The debauchery of the kings had descended through the aristocracy to the common people; religion had become a mass of corruption, consistent only with its cruelty; the monasteries had become breeding places of iniquity; celibacy had proved to be a foul fountain of unchastity and uncleanness; immorality, licentiousness, despotism and extortion in State and Church were indescribable; the forgiveness of sins could be purchased for money, and a shameful traffic in indulgences was carried on under the pope’s sanction; some of the popes were monsters of iniquity; ignorance was appalling; education was confined to the clergy and the nobles; many even of the priests were unable to read or write; and society in general had fallen to pieces.
This is a one-sided, but not an exaggerated, description. It is true as far as it goes, and needs only to be supplemented by the brighter side, which was that many honest Roman Catholics were earnestly working for reform from within the Church. The Church, however, was in an irreformable condition. Any change, if it was to come at all, had to come from without. Either there would be no reformation or it would be in opposition to Rome.
But gradually Protestant ideas were filtering into France from Germany. Calvin began his work in Paris and was soon recognized as one of the leaders of the new movement in France. His zeal aroused the opposition of Church authorities and it became necessary for him to flee for his life. And although Calvin never returned to France after his settlement in Geneva, he remained the leader of the French Reformation and was consulted at every step. He gave the Huguenots their creed and form of government. Throughout the following period it was, according to the unanimous testimony of history, the system of faith which we call Calvinism that inspired the French Protestants in their struggle with the papacy and its royal supporters.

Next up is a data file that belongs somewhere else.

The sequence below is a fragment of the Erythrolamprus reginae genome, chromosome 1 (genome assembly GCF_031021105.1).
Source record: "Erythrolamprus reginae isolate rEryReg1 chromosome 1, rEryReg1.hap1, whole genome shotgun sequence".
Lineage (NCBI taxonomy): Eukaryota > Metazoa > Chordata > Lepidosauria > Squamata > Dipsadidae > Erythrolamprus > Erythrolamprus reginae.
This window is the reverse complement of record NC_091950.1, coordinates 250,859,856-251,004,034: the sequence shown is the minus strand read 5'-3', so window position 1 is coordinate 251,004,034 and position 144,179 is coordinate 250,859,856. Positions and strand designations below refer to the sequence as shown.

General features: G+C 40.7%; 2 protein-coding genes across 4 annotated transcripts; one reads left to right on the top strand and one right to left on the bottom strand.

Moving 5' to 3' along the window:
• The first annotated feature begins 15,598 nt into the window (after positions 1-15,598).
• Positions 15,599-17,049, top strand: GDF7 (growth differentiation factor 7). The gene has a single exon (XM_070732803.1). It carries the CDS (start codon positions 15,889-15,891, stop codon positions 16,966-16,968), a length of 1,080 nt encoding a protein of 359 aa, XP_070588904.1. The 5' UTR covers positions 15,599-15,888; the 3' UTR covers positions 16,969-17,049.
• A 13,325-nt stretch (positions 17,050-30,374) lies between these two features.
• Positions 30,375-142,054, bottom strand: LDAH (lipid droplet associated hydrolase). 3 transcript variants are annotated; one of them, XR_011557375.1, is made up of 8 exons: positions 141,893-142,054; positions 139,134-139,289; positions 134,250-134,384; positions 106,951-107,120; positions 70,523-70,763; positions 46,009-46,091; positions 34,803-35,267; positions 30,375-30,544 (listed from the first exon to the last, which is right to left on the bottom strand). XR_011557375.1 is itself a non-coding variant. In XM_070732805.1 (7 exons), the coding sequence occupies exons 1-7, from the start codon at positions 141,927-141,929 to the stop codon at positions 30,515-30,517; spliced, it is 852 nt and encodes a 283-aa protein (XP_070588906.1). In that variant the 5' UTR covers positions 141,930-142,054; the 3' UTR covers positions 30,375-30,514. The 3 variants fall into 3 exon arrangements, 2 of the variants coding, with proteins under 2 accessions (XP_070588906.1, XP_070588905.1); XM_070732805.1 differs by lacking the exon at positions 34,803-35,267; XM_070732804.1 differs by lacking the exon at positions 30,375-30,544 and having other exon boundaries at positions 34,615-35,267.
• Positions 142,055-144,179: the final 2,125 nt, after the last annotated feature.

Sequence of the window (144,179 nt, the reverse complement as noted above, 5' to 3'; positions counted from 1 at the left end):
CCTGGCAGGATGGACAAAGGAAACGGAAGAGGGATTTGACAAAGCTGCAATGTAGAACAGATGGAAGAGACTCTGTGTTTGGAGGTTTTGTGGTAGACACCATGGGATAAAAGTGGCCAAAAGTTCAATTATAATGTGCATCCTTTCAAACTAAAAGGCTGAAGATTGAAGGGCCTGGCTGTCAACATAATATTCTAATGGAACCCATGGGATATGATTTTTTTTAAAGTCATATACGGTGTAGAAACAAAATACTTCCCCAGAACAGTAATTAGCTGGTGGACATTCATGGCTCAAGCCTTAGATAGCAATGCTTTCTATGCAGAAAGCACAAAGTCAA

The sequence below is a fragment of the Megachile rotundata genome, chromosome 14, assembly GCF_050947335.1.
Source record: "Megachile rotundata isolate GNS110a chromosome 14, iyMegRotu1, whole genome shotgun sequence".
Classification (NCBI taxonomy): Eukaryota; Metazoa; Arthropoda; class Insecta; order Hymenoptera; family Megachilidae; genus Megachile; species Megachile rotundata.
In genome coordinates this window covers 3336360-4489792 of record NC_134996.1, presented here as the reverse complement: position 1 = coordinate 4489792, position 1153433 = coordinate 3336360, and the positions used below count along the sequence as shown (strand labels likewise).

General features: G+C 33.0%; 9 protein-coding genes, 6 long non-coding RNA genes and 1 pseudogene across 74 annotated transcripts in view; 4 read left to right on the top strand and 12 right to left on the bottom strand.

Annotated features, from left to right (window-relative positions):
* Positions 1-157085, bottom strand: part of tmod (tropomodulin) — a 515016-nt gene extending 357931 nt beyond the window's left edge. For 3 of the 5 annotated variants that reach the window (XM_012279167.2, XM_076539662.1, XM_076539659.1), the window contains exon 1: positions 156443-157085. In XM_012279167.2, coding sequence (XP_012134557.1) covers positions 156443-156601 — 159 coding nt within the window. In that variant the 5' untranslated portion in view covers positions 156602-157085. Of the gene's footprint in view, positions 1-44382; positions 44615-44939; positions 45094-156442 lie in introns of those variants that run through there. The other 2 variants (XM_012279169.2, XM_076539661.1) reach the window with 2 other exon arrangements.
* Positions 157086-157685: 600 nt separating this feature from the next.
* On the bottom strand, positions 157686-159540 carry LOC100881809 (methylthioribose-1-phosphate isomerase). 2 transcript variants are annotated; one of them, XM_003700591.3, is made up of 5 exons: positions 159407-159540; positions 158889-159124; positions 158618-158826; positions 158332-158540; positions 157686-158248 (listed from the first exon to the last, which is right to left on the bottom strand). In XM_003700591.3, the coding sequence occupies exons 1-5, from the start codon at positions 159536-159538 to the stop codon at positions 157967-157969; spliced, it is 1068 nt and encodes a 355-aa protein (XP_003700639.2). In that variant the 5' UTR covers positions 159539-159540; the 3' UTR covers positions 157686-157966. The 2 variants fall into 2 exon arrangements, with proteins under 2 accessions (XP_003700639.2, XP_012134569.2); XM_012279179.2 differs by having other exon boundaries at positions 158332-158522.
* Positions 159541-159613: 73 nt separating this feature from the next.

What the Puritan was in England, the Covenanter was in Scotland, and the Huguenot was in France. That Calvinism developed the same type of men in each of these several countries is a most remarkable proof of its power in the formation of character.
So rapidly did Calvinism spread throughout France that Fisher in his History of the Reformation tells us that in 1561 the Calvinists numbered one-fourth of the entire population. McFetridge places the number even higher. ‘In less than half a century,’ says he, ‘this so-called harsh system of belief had penetrated every part of the land, and had gained to its standards almost one-half of the population and almost every great mind in the nation. So numerous and powerful had its adherents become that for a time it appeared as if the entire nation would be swept over to their views.’4 Smiles, in his ‘Huguenots in France,’ writes: ‘It is curious to speculate on the influence which the religion of Calvin, himself a Frenchman, might have exercised on the history of France, as well as on the individual character of the Frenchman, had the balance of forces carried the nation bodily over to Protestantism, as was very nearly the case, toward the end of the sixteenth century,’ (p. 100). Certainly the history of the nation would have been very different from that which it has been.
1Smith, The Creed of Presbyterians, p. 83.
2Eng. Hist. Eighteenth Century, I., pp. 264, 265.
3Calvinism, pp. 84, 92.
4Calvinism in History, p. 144